In this paper, we identified EGR2 as a novel transcriptional regulator of CD8+ T cell exhaustion in both tumours and chronic infection through direct control of key genes, and indirect control of the exhausted epigenetic state. Strikingly, we found that EGR2, which is a known master regulator of T cell anergy, controls completely different genes in exhaustion. This is the first evidence that exhaustion and anergy are differentially “wired”.
2. Nüssing S, Trapani JA and Parish IA (2020). “Revisiting T cell tolerance as a checkpoint target for cancer immunotherapy” Front. Immunol. 11:589641.
In this review, we argue that inactivation of tumour-specific T cells within the tumour draining lymph node is an immune checkpoint distinct from exhaustion that limits anti-tumour immunity.
3. Nüssing S, House IG, Kearney CJ, Chen AXY, Vervoort SJ, Beavis PA, Oliaro J, Johnstone RW, Trapani JA and Parish IA (2020). “Efficient CRISPR/Cas9 gene editing in uncultured naïve mouse T cells for in vivo studies” J. Immunol. 204:2308-2315.
This methodological study demonstrated that resting, uncultured and quiescent naïve T cells could be edited by CRISPR. The lack of in vitro culture and/or activation makes this editing approach one of the only current methods suitable for studies of early T cell activation (including tolerance models).
4. Wagle MV, Marchingo JM, Howitt J, Tan SS, Goodnow CC* and Parish IA* (2018). “The ubiquitin ligase adaptor NDFIP1 selectively enforces a CD8+ T cell tolerance checkpoint to high dose antigen” Cell Reports 24:577–584.
This study was the first to demonstrate that the negative regulator NDFIP1 enforces CD8+ T cell tolerance, but only in the context of high antigen loads typically associated with T cell anergy.
5. Miosge LA, Sontani Y, Chuah A, Horikawa K, Russell TA, Mei Y, Wagle MV, Howard DR, Enders A, Tscharke DC, Goodnow CC* and Parish IA* (2017). “Systems-guided forward genetic screen reveals a critical role of the replication stress response protein ETAA1 in T cell clonal expansion” Proc. Natl. Acad. Sci. 114:E5216-E5225.
In this paper, we identified a new and (at that time) poorly characterised gene that controls effector T cell expansion after vaccination and infection. Surprisingly, this factor controls expansion via prevention of replication stress selectively within T cells, and appears largely dispensable for protection from replication stress in other cell types. Thus, T cells are uniquely sensitive to replication stress during division.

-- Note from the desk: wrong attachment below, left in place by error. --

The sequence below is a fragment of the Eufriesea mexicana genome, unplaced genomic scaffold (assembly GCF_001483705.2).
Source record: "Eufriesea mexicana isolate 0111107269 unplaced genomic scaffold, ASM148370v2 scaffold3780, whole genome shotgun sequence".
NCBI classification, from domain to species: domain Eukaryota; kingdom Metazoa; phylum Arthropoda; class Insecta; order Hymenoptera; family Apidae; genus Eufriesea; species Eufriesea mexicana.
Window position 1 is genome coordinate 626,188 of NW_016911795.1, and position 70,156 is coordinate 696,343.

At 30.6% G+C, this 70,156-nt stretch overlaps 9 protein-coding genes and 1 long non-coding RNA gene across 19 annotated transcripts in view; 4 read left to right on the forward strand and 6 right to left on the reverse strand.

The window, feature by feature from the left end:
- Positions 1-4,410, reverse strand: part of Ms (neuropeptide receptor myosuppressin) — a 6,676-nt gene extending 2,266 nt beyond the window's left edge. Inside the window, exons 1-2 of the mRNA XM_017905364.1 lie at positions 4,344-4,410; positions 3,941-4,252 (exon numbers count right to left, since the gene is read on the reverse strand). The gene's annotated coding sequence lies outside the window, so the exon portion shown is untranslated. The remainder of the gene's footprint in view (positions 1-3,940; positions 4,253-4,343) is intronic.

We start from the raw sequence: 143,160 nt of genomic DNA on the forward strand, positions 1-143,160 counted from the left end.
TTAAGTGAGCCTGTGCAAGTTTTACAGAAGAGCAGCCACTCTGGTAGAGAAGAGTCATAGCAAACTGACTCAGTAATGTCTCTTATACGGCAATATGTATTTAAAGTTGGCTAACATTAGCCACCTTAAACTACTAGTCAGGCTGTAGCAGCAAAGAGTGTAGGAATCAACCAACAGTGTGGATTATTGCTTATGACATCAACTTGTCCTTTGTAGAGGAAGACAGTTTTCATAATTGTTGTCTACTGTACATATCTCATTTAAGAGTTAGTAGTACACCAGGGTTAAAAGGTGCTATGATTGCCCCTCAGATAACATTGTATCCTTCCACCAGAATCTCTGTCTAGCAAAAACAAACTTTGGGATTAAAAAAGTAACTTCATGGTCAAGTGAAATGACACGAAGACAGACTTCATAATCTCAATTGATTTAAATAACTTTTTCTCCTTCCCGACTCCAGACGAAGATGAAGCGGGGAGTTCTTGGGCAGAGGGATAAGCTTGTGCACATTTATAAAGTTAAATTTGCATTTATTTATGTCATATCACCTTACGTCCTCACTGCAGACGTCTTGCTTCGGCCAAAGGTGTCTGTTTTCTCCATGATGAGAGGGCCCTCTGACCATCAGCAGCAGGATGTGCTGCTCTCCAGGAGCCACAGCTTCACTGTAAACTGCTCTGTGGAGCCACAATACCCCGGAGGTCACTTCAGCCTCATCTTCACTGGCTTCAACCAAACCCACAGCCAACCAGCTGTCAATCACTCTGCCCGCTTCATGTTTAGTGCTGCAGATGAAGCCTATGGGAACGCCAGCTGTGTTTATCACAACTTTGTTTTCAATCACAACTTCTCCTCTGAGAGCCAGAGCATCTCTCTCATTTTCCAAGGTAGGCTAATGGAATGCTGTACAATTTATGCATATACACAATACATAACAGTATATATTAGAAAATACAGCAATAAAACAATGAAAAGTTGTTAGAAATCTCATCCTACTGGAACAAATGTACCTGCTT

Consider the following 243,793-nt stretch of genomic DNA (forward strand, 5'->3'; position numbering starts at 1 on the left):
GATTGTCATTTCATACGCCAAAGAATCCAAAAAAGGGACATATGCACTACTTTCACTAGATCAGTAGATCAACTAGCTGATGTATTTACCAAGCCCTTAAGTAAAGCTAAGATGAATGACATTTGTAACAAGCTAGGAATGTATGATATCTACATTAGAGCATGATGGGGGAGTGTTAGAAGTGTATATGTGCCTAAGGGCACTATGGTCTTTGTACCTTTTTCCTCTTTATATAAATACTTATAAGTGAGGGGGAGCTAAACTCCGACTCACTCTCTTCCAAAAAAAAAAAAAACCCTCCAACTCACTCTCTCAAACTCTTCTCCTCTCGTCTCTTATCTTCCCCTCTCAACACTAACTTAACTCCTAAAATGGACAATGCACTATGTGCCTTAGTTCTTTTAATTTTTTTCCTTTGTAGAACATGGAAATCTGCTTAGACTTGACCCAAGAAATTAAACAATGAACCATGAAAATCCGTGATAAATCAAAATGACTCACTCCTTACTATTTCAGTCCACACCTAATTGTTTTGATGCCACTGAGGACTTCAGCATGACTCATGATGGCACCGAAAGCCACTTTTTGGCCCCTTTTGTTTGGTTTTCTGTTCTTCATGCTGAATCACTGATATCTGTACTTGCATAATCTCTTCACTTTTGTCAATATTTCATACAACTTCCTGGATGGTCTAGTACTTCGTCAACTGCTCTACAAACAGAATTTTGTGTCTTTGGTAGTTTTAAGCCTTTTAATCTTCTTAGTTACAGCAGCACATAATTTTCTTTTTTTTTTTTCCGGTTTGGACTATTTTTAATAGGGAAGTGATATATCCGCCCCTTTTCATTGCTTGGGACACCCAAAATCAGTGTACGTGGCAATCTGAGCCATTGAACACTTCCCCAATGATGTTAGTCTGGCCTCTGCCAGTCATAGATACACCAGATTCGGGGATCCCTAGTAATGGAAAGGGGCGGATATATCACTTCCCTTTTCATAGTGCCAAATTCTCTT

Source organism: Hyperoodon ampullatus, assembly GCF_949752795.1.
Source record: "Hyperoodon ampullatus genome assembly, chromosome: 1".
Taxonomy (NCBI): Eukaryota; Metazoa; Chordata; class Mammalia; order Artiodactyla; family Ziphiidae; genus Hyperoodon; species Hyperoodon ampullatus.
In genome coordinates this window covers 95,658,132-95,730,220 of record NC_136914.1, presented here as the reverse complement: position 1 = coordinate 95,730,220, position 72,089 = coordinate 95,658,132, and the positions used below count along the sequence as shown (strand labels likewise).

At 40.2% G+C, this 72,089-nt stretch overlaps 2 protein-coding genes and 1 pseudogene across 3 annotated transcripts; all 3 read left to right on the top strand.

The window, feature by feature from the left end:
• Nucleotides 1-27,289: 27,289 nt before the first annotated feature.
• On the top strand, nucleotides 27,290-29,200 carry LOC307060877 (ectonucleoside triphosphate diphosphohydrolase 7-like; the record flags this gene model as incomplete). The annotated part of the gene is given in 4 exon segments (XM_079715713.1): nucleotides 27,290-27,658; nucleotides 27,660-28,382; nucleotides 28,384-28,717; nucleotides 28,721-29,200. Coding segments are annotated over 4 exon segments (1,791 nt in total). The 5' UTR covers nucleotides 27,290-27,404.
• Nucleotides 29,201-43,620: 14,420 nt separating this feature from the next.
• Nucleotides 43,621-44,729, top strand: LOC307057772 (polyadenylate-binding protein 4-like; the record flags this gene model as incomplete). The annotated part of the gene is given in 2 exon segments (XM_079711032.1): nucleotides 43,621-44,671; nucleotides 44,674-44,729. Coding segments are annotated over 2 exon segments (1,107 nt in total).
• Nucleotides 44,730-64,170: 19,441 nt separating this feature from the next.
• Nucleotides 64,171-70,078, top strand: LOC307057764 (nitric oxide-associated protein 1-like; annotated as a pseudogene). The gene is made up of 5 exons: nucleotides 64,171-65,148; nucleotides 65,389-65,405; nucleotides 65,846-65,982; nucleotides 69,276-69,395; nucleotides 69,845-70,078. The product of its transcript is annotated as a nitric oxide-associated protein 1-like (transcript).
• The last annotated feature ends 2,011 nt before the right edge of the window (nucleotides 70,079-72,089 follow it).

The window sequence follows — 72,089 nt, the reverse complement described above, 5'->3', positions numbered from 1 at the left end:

6. Wagle MV and Parish IA (2016). “FOXO3 is differentially required for CD8+ T cell death during tolerance versus immunity” Immunol. Cell Biol. 94:895-899.
This study demonstrated that the transcriptional pathways responsible for Bim induction and apoptosis are distinct in tolerance versus effector cells.
7. Parish IA*, Marshall HD, Staron MM, Lang PA, Brüstle A, Chen JH, Cui W, Tsui YC, Perry C, Laidlaw BJ, Ohashi PS, Weaver CT and Kaech SM (2014). “Chronic viral infection promotes sustained Th1-derived immunoregulatory IL-10 via BLIMP-1” J. Clin. Invest. 124:3455-3468. * joint corresponding author.
This paper identified that exhausted T cells are a key source of immunosuppressive IL-10 in chronic viral infection, with IL-10 expression induced by the transcription factor BLIMP-1 downstream of chronic TCR signalling. This in turn identified a novel feedback loop in which chronically stimulated, exhausted T cells self-regulate by IL-10 production.
8. Parish IA*, Rao S, Smyth GK, Juelich T, Denyer GS, Davey GM, Strasser A and Heath WR (2009). “The molecular signature of CD8+ T cells undergoing deletional tolerance” Blood 113: 4575-4585. * joint corresponding author.
This study demonstrated that tolerant CD8+ T cells adopt a distinct transcriptional program with both differences and similarities to exhaustion. The gene signatures from this paper have been adopted by the field as hallmark signatures of tolerance.
9. Parish IA, Waithman J, Davey GM, Belz GT, Mintern JD, Kurts C, Sutherland RM, Carbone FR and Heath WR (2009). “Tissue destruction caused by cytotoxic T lymphocytes induces deletional tolerance” Proc. Natl. Acad. Sci. 106: 3901-3906.
This paper demonstrated that in the absence of additional inflammation, antigen release from tissues by CTL killing does not initiate new responses in the lymph node. This has important implications in the context of cancer, as our study challenged the assumption that tumour antigen release by CTL will trigger “epitope spreading”.